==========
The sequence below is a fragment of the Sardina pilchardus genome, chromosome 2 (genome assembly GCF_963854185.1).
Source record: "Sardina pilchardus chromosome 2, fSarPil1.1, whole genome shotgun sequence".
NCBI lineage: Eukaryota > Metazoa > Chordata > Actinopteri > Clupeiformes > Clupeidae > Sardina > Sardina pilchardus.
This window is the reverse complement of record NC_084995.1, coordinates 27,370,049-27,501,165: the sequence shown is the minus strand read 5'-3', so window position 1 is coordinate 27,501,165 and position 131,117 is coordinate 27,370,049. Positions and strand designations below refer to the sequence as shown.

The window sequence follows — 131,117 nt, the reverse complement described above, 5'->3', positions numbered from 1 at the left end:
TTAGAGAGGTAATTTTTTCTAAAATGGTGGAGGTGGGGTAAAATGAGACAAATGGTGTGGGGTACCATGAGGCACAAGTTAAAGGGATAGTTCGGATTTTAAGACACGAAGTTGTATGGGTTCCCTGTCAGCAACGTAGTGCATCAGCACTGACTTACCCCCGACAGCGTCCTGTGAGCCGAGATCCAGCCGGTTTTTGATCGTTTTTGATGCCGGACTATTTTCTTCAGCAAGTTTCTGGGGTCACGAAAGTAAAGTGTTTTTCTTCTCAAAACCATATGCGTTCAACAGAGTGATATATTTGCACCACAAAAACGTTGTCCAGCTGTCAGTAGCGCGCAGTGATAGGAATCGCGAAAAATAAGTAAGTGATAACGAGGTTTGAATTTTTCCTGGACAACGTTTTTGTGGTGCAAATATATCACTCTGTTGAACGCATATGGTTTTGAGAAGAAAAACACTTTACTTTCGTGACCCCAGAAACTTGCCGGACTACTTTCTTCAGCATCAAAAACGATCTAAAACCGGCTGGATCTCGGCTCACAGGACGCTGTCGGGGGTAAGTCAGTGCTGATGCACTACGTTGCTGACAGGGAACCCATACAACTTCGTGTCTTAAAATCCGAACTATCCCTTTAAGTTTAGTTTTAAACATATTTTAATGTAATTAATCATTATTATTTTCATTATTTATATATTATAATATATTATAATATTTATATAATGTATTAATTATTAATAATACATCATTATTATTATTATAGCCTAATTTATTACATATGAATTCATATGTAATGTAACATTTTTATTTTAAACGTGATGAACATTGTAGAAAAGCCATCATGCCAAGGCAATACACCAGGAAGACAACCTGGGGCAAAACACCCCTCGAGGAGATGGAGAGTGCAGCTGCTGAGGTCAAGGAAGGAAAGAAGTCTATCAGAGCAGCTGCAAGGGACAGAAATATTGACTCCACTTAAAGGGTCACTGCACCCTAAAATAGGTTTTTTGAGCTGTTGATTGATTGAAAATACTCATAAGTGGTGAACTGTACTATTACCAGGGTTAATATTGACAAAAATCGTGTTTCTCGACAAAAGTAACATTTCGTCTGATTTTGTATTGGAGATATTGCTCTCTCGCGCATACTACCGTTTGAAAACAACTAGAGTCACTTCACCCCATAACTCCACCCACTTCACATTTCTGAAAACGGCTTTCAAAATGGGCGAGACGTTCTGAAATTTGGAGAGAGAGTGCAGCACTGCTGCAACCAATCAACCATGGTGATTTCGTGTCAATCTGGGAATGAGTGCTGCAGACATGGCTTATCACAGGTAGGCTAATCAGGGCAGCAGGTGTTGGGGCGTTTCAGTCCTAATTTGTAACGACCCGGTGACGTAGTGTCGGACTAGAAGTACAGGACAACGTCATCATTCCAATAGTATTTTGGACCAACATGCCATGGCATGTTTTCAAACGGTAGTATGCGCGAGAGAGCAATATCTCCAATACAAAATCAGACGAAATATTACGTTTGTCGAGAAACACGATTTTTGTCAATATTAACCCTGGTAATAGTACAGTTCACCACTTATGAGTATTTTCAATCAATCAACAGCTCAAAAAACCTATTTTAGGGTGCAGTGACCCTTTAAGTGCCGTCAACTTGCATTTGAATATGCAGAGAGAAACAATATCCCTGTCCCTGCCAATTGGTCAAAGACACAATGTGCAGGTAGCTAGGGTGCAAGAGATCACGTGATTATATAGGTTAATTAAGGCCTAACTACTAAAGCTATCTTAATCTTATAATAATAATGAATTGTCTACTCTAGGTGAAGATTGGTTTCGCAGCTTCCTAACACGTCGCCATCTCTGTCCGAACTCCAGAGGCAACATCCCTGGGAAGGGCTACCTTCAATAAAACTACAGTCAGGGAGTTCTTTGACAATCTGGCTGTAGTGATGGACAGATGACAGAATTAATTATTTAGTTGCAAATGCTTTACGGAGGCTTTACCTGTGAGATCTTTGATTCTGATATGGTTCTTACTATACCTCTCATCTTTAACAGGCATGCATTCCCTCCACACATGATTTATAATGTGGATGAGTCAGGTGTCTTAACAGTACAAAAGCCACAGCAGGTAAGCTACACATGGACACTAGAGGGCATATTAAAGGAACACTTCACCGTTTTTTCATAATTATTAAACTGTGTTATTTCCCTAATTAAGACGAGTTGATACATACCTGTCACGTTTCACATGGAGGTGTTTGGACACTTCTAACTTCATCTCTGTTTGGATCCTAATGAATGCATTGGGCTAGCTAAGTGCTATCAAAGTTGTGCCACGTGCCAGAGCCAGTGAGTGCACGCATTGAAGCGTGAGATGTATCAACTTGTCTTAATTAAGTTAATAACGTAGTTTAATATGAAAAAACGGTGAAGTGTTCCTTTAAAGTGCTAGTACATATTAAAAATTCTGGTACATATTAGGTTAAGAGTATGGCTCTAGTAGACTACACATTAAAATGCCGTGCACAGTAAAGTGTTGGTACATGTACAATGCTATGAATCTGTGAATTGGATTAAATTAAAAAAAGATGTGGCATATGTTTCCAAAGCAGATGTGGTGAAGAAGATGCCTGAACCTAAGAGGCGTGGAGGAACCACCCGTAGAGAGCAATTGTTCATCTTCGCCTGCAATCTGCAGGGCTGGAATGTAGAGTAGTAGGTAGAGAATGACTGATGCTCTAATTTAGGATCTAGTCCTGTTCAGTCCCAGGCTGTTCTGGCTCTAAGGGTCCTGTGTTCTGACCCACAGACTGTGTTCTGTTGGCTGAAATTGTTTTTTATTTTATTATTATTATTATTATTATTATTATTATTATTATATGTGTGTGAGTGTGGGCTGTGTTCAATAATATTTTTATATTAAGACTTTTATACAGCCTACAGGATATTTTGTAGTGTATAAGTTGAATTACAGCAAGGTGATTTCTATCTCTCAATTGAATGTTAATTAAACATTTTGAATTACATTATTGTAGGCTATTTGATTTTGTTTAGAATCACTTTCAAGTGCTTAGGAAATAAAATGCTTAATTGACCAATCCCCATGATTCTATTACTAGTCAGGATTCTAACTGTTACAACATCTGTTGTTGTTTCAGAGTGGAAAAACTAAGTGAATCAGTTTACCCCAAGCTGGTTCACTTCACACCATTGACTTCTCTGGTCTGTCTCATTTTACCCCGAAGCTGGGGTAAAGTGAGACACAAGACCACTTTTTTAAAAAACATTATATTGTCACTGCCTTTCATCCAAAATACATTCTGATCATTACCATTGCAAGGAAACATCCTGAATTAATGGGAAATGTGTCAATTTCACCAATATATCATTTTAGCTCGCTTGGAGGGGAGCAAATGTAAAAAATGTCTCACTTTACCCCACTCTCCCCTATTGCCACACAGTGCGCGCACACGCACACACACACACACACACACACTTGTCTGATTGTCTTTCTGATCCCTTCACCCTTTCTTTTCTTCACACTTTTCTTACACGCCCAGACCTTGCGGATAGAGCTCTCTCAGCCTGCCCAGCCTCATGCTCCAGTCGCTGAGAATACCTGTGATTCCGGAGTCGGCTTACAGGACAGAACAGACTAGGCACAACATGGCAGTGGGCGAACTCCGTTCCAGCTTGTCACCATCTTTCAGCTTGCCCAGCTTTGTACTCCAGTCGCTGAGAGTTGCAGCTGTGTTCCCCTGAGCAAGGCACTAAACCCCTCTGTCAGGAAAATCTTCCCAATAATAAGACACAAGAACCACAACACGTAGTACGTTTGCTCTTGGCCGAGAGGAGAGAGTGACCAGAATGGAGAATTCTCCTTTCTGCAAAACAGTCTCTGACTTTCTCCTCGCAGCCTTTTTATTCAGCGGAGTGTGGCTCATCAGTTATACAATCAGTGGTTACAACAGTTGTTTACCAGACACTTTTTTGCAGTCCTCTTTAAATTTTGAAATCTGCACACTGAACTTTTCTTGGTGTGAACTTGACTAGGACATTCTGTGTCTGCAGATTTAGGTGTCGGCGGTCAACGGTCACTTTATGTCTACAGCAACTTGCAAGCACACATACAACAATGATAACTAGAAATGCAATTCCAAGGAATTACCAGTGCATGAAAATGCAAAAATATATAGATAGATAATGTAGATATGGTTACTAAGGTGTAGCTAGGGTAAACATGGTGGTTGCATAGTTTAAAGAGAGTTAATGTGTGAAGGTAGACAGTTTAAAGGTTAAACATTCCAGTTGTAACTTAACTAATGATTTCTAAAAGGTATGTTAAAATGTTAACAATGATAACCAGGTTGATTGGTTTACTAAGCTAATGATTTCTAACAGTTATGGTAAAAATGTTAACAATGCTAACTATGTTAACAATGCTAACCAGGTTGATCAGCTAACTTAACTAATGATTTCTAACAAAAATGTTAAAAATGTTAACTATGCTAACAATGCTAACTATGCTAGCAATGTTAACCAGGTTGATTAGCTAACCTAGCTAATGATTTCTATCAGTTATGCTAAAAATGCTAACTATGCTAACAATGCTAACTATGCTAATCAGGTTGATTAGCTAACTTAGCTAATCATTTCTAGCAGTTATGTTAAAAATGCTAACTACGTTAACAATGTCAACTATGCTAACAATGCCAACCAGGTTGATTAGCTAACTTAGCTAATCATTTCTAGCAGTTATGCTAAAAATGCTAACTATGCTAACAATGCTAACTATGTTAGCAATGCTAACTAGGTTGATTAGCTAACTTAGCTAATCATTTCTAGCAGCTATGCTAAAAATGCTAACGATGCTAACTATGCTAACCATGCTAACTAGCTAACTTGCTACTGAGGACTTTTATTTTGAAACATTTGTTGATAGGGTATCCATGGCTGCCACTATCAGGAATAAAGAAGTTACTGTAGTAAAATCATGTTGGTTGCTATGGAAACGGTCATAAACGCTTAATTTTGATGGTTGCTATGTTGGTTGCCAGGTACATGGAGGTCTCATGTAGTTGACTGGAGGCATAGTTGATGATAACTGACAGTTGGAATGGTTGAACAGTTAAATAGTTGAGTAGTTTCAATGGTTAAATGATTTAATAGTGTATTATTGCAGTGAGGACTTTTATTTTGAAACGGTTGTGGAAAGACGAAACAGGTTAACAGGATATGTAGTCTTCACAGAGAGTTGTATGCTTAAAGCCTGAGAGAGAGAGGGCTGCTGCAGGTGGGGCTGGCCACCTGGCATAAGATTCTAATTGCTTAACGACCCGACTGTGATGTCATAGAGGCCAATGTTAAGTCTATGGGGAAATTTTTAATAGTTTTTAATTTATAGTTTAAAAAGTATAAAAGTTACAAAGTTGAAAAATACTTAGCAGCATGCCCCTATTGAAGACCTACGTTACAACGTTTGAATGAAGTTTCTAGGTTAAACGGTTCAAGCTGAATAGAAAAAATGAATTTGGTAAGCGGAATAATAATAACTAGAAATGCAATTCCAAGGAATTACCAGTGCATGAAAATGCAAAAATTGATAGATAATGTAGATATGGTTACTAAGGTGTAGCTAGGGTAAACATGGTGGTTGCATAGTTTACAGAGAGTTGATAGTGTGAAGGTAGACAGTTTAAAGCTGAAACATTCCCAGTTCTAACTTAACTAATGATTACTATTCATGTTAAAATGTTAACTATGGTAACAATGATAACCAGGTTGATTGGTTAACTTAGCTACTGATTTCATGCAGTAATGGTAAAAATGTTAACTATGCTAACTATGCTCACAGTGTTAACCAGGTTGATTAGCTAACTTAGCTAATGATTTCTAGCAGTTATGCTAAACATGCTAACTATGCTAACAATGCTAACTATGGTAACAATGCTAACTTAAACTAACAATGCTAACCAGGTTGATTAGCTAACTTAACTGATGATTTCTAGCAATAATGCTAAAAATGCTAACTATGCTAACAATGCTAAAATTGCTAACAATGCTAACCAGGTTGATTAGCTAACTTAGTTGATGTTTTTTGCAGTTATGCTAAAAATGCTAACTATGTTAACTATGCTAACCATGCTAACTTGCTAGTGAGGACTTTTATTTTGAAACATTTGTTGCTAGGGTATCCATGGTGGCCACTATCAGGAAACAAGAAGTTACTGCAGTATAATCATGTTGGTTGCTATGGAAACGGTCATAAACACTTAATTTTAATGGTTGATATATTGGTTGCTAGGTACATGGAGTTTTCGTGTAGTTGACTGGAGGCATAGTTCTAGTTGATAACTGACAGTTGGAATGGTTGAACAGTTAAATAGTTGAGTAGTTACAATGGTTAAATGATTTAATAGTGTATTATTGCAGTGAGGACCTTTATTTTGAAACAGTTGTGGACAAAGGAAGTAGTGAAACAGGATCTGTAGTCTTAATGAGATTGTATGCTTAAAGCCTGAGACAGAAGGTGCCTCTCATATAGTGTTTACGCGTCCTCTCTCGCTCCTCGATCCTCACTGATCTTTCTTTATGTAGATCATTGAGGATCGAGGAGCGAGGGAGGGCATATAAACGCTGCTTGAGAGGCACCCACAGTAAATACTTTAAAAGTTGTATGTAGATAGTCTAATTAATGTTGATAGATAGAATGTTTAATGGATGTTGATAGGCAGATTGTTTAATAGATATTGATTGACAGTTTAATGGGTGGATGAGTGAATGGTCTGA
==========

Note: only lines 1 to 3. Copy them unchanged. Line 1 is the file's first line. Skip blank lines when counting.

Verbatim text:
The sequence below is a fragment of the Sardina pilchardus genome, chromosome 2 (genome assembly GCF_963854185.1).
Source record: "Sardina pilchardus chromosome 2, fSarPil1.1, whole genome shotgun sequence".
NCBI lineage: Eukaryota > Metazoa > Chordata > Actinopteri > Clupeiformes > Clupeidae > Sardina > Sardina pilchardus.